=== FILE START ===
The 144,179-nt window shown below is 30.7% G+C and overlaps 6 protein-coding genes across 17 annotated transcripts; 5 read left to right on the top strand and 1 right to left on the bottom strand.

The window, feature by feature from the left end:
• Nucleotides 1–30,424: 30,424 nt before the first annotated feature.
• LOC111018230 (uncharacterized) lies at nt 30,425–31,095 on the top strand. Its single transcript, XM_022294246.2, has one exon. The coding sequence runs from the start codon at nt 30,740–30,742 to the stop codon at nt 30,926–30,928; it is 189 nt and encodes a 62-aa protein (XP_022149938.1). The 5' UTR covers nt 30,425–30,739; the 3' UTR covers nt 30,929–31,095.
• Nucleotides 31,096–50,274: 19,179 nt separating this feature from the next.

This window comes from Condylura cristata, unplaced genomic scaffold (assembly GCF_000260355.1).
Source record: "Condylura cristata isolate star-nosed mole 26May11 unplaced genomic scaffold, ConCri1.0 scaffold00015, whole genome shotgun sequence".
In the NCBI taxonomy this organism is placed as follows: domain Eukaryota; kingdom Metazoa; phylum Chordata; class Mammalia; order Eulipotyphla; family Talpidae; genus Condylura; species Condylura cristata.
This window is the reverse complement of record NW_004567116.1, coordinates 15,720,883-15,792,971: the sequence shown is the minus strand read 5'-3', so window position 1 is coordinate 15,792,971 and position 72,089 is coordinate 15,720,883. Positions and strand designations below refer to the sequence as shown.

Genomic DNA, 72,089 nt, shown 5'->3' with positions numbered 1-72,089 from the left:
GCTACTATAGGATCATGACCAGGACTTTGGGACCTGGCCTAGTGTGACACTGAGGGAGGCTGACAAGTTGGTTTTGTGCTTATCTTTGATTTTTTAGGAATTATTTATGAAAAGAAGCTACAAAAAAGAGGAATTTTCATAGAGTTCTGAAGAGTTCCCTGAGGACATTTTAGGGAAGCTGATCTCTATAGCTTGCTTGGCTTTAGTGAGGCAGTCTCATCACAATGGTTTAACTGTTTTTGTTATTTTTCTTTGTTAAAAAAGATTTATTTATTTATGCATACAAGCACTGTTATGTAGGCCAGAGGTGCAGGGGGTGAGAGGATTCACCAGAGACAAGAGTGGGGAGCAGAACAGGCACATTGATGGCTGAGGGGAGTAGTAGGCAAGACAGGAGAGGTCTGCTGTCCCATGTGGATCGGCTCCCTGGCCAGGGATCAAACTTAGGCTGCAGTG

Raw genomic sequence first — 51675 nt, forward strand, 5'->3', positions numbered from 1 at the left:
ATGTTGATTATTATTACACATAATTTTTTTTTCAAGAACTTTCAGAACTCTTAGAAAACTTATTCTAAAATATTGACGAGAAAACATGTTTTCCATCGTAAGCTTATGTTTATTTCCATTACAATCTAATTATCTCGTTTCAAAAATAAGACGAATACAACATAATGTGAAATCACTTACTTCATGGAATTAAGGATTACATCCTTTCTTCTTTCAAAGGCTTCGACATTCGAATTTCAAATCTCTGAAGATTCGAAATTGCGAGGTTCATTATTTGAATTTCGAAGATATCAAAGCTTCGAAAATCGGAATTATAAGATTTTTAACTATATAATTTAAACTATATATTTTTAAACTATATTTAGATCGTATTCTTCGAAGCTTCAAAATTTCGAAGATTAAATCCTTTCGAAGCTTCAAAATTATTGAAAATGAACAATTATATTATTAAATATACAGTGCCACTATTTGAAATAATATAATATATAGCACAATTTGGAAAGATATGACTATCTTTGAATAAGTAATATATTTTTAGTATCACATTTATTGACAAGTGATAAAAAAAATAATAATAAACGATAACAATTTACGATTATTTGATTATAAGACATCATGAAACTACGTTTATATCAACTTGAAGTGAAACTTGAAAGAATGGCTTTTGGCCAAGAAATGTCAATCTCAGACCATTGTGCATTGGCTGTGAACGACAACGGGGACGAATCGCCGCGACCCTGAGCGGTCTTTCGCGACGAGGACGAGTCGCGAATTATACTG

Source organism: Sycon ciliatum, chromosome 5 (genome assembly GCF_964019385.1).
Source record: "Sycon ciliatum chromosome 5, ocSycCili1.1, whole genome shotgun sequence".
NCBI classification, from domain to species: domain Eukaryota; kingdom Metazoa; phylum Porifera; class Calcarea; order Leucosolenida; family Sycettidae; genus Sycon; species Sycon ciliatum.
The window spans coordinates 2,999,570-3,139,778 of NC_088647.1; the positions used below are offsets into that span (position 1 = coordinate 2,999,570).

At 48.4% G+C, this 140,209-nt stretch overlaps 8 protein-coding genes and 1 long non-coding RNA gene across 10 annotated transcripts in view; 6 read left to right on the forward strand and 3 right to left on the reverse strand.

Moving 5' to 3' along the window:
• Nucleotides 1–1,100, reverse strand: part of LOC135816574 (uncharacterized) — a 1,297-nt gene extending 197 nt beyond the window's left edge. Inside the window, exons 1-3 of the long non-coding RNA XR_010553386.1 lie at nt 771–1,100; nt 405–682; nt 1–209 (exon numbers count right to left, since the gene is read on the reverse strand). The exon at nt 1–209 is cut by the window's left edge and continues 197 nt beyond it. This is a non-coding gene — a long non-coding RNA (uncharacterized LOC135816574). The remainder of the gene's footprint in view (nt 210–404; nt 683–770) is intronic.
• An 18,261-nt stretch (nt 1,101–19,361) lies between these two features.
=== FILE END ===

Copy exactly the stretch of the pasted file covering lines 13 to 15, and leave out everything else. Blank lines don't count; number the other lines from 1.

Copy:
ATGTTGATTATTATTACACATAATTTTTTTTTCAAGAACTTTCAGAACTCTTAGAAAACTTATTCTAAAATATTGACGAGAAAACATGTTTTCCATCGTAAGCTTATGTTTATTTCCATTACAATCTAATTATCTCGTTTCAAAAATAAGACGAATACAACATAATGTGAAATCACTTACTTCATGGAATTAAGGATTACATCCTTTCTTCTTTCAAAGGCTTCGACATTCGAATTTCAAATCTCTGAAGATTCGAAATTGCGAGGTTCATTATTTGAATTTCGAAGATATCAAAGCTTCGAAAATCGGAATTATAAGATTTTTAACTATATAATTTAAACTATATATTTTTAAACTATATTTAGATCGTATTCTTCGAAGCTTCAAAATTTCGAAGATTAAATCCTTTCGAAGCTTCAAAATTATTGAAAATGAACAATTATATTATTAAATATACAGTGCCACTATTTGAAATAATATAATATATAGCACAATTTGGAAAGATATGACTATCTTTGAATAAGTAATATATTTTTAGTATCACATTTATTGACAAGTGATAAAAAAAATAATAATAAACGATAACAATTTACGATTATTTGATTATAAGACATCATGAAACTACGTTTATATCAACTTGAAGTGAAACTTGAAAGAATGGCTTTTGGCCAAGAAATGTCAATCTCAGACCATTGTGCATTGGCTGTGAACGACAACGGGGACGAATCGCCGCGACCCTGAGCGGTCTTTCGCGACGAGGACGAGTCGCGAATTATACTG

Source organism: Sycon ciliatum, chromosome 5 (genome assembly GCF_964019385.1).
Source record: "Sycon ciliatum chromosome 5, ocSycCili1.1, whole genome shotgun sequence".